Laboratories of Power: Public Policy, Organized Interests, and Interdependence in American Federalism
State governments are now key policymakers in important areas including energy, education, labor, and criminal justice, so understanding the politics of public policy requires grappling with federalism as an institution. My dissertation, Laboratories of Power: State Policy, Interest Groups, and Interdependence in American Federalism, focuses on how federalism structures change in the political economy over time. It amends and expands the classic logic of states as “laboratories of democracy,” which suggests that successful state policy experiments diffuse across the federal system due primarily to mechanisms of learning and healthy competition. Drawing from the policy feedback literature, I argue that this perspective misses a crucial element of what state policy reforms do— which is to shape the political power of coalitions of organized interests active in the broader federal system. State-level reforms that benefit particular organized interests also strengthen them politically. These interests, in turn, often have an economic incentive to apply their newfound strength to seek to propagate reforms. Like learning and competition, the policy feedback effects I study can drive policy diffusion—but the core mechanisms and central actors (organized interests) are different, with different implications for those seeking to change public policy over the long term.
In three policy areas, I demonstrate how policy feedbacks on interest group politics operating across sites and levels of American federalism influence processes of policy reform. First, in the case of rooftop solar policy, I show how solar power installers built their industry by first locating in states with favorable policy terrain, and then leveraged resources they accumulated to influence policy in other states, allowing them to expand into new markets. Turning to marijuana policy, the marijuana industry initially followed a similar pattern, but because of the context of a federal prohibition, industry political efforts soon focused much more heavily on influencing national policy than on spreading legalization state-by-state. I leverage exogenous variation in likelihood of legalization from ballot initiative rules (using instrumental variables analysis), and over-time variation in legalization (using difference-in-differences) to show that state legalization had a causal effect on support for marijuana policy reforms in Congress. Finally, in the case of charter school policy, I argue that as state-level experiments drove charter growth, charter advocates were able to recruit certain foundations—which saw charter schools as a vehicle for achieving their own education policy goals—as allies. Crucially, foundations used their extensive resources to promote pro-charter policies across the states and at the federal level—more broadly than charter school networks and other advocates would have been able to on their own.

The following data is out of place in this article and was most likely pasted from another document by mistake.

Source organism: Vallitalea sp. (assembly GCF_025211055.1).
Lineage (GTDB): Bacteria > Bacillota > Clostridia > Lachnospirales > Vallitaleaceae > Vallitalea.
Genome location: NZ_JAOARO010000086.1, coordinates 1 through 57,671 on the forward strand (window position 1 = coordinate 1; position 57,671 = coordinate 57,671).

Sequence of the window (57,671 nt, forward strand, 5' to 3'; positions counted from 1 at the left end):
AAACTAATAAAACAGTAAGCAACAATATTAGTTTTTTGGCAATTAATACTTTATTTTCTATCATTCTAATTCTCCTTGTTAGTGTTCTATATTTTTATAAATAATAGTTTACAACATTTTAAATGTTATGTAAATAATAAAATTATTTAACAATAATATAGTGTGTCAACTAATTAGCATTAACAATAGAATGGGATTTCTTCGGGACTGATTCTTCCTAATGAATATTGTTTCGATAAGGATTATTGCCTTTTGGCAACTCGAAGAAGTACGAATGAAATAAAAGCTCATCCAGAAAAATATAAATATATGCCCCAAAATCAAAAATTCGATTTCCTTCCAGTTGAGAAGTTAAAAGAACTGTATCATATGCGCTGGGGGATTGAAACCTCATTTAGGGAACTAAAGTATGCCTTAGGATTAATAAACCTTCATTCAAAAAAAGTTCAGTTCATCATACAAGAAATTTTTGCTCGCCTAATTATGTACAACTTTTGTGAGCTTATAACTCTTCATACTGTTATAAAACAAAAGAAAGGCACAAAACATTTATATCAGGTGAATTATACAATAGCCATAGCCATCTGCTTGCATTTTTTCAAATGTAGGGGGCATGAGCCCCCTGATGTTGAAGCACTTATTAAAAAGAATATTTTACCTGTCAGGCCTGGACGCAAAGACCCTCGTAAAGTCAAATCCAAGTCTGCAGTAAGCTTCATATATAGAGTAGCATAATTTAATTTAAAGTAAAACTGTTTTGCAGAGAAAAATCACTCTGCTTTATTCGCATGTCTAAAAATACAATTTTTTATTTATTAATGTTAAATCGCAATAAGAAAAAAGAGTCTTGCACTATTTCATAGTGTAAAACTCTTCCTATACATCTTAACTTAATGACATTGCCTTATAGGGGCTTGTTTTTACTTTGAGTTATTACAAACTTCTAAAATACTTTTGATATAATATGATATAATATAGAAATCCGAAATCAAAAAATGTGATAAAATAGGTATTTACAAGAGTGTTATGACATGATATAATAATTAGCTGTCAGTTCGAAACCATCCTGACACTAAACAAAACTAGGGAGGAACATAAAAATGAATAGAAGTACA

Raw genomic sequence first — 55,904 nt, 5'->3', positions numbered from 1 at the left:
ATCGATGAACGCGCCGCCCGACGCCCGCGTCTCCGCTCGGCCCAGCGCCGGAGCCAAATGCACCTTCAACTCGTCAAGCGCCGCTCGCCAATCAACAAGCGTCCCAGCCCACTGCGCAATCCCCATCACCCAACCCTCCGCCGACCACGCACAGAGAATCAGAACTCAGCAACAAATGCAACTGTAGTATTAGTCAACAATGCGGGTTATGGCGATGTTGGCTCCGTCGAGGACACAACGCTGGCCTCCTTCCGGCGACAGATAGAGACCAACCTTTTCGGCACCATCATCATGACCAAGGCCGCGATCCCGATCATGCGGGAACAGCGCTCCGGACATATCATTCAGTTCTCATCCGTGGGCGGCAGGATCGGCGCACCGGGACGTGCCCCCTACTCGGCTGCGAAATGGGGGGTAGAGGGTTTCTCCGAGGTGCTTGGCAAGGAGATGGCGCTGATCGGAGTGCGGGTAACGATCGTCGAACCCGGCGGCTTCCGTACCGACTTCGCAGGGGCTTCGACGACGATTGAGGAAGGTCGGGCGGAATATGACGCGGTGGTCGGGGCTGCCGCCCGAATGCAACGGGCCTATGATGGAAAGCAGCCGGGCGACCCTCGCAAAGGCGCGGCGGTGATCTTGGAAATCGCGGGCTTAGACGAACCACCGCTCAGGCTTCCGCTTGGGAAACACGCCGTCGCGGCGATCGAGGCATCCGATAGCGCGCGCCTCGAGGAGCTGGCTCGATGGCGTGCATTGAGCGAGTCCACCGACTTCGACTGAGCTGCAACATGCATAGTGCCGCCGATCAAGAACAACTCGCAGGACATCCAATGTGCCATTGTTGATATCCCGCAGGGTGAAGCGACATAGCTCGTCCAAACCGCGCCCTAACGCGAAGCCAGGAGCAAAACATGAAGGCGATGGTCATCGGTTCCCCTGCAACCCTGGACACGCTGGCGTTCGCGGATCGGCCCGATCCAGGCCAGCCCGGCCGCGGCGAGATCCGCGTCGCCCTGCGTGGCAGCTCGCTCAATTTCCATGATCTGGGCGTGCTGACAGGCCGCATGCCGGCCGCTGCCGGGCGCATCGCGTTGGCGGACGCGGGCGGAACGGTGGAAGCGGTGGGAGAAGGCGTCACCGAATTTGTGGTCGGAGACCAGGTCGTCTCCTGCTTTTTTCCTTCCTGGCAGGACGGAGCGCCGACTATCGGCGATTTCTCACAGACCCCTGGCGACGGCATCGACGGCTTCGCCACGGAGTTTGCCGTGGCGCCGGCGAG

By highlighting the national-level political implications of state-level policy decisions, the dissertation supports the notion that state politics and policy is more consequential than traditional perspectives on federalism suggest, and in doing so, helps to explain why national groups have made such massive investments in state politics in recent years. Indeed, findings suggest that state policy reforms can be a crucial ingredient in building coalitions for (geographically) broader policy change.